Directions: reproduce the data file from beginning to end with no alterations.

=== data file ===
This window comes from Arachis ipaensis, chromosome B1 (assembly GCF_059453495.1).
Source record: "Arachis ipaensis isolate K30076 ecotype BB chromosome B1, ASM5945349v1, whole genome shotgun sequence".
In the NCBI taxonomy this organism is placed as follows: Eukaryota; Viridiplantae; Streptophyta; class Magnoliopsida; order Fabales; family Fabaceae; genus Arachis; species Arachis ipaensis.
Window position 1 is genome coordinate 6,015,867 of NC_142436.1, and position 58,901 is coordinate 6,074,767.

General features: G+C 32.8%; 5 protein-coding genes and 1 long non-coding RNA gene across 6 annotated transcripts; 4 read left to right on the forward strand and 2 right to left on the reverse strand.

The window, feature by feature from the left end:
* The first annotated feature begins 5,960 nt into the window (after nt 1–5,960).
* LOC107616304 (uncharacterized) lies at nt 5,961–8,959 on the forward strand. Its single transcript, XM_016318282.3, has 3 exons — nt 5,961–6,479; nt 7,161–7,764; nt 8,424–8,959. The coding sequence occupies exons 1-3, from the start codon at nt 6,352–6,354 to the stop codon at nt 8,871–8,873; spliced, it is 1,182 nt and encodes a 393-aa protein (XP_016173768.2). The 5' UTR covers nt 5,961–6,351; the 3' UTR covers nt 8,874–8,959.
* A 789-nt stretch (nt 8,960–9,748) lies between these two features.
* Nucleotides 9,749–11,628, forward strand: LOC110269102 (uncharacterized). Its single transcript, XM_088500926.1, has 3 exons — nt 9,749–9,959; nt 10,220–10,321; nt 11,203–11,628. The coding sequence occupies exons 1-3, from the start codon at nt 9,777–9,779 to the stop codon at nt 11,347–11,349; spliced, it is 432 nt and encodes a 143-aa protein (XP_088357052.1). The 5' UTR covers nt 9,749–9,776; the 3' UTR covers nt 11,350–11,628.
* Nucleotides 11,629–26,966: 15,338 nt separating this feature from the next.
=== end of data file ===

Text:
This window comes from Arachis ipaensis, chromosome B1 (assembly GCF_059453495.1).
Source record: "Arachis ipaensis isolate K30076 ecotype BB chromosome B1, ASM5945349v1, whole genome shotgun sequence".
In the NCBI taxonomy this organism is placed as follows: Eukaryota; Viridiplantae; Streptophyta; class Magnoliopsida; order Fabales; family Fabaceae; genus Arachis; species Arachis ipaensis.
Window position 1 is genome coordinate 6,015,867 of NC_142436.1, and position 58,901 is coordinate 6,074,767.

General features: G+C 32.8%; 5 protein-coding genes and 1 long non-coding RNA gene across 6 annotated transcripts; 4 read left to right on the forward strand and 2 right to left on the reverse strand.

The window, feature by feature from the left end:
* The first annotated feature begins 5,960 nt into the window (after nt 1–5,960).
* LOC107616304 (uncharacterized) lies at nt 5,961–8,959 on the forward strand. Its single transcript, XM_016318282.3, has 3 exons — nt 5,961–6,479; nt 7,161–7,764; nt 8,424–8,959. The coding sequence occupies exons 1-3, from the start codon at nt 6,352–6,354 to the stop codon at nt 8,871–8,873; spliced, it is 1,182 nt and encodes a 393-aa protein (XP_016173768.2). The 5' UTR covers nt 5,961–6,351; the 3' UTR covers nt 8,874–8,959.
* A 789-nt stretch (nt 8,960–9,748) lies between these two features.
* Nucleotides 9,749–11,628, forward strand: LOC110269102 (uncharacterized). Its single transcript, XM_088500926.1, has 3 exons — nt 9,749–9,959; nt 10,220–10,321; nt 11,203–11,628. The coding sequence occupies exons 1-3, from the start codon at nt 9,777–9,779 to the stop codon at nt 11,347–11,349; spliced, it is 432 nt and encodes a 143-aa protein (XP_088357052.1). The 5' UTR covers nt 9,749–9,776; the 3' UTR covers nt 11,350–11,628.
* Nucleotides 11,629–26,966: 15,338 nt separating this feature from the next.